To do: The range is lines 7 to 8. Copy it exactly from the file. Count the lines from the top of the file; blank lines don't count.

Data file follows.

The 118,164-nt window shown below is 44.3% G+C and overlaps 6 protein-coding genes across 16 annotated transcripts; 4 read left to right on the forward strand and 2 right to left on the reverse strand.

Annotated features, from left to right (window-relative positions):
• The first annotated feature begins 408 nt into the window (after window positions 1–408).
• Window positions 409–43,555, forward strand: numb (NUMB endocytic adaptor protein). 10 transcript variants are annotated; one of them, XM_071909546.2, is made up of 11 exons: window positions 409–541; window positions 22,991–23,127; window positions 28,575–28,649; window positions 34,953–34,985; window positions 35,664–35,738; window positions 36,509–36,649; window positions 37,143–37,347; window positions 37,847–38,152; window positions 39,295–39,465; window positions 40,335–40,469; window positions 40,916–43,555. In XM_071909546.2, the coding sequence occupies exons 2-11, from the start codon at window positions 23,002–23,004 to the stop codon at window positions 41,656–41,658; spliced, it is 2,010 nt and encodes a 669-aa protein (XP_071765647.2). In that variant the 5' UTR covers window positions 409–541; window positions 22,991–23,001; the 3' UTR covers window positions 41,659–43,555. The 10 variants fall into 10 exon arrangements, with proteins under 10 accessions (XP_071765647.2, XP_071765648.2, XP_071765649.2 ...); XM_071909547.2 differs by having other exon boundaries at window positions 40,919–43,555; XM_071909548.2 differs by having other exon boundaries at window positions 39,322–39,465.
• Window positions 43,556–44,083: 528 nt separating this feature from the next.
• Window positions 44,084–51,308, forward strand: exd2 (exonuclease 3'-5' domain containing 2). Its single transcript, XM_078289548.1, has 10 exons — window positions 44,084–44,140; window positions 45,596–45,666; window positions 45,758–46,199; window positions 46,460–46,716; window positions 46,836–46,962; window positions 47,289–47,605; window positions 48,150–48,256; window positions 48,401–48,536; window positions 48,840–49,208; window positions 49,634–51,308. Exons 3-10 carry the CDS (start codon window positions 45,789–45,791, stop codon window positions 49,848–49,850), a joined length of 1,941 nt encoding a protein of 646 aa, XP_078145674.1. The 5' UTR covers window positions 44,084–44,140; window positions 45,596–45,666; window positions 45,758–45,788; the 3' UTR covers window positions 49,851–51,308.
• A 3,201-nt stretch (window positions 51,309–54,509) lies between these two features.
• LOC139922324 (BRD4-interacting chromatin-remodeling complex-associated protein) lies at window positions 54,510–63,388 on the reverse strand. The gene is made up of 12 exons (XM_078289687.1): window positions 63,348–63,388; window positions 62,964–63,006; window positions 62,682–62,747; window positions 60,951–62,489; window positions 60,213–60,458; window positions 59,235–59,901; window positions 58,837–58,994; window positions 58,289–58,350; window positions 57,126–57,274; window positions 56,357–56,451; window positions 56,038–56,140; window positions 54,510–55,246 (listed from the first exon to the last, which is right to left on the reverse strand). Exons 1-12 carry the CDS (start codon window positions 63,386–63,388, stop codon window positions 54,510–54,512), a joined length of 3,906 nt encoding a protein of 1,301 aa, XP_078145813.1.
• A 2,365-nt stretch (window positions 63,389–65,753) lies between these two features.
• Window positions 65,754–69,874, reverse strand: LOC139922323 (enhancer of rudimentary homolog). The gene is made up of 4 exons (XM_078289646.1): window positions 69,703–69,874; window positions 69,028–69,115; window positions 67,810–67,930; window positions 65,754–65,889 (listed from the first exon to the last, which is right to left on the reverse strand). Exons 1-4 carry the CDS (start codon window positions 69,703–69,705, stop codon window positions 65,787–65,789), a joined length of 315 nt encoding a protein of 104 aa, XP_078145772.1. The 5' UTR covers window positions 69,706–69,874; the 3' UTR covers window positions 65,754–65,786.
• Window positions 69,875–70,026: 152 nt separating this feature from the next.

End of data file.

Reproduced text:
• A 3,201-nt stretch (window positions 51,309–54,509) lies between these two features.
• LOC139922324 (BRD4-interacting chromatin-remodeling complex-associated protein) lies at window positions 54,510–63,388 on the reverse strand. The gene is made up of 12 exons (XM_078289687.1): window positions 63,348–63,388; window positions 62,964–63,006; window positions 62,682–62,747; window positions 60,951–62,489; window positions 60,213–60,458; window positions 59,235–59,901; window positions 58,837–58,994; window positions 58,289–58,350; window positions 57,126–57,274; window positions 56,357–56,451; window positions 56,038–56,140; window positions 54,510–55,246 (listed from the first exon to the last, which is right to left on the reverse strand). Exons 1-12 carry the CDS (start codon window positions 63,386–63,388, stop codon window positions 54,510–54,512), a joined length of 3,906 nt encoding a protein of 1,301 aa, XP_078145813.1.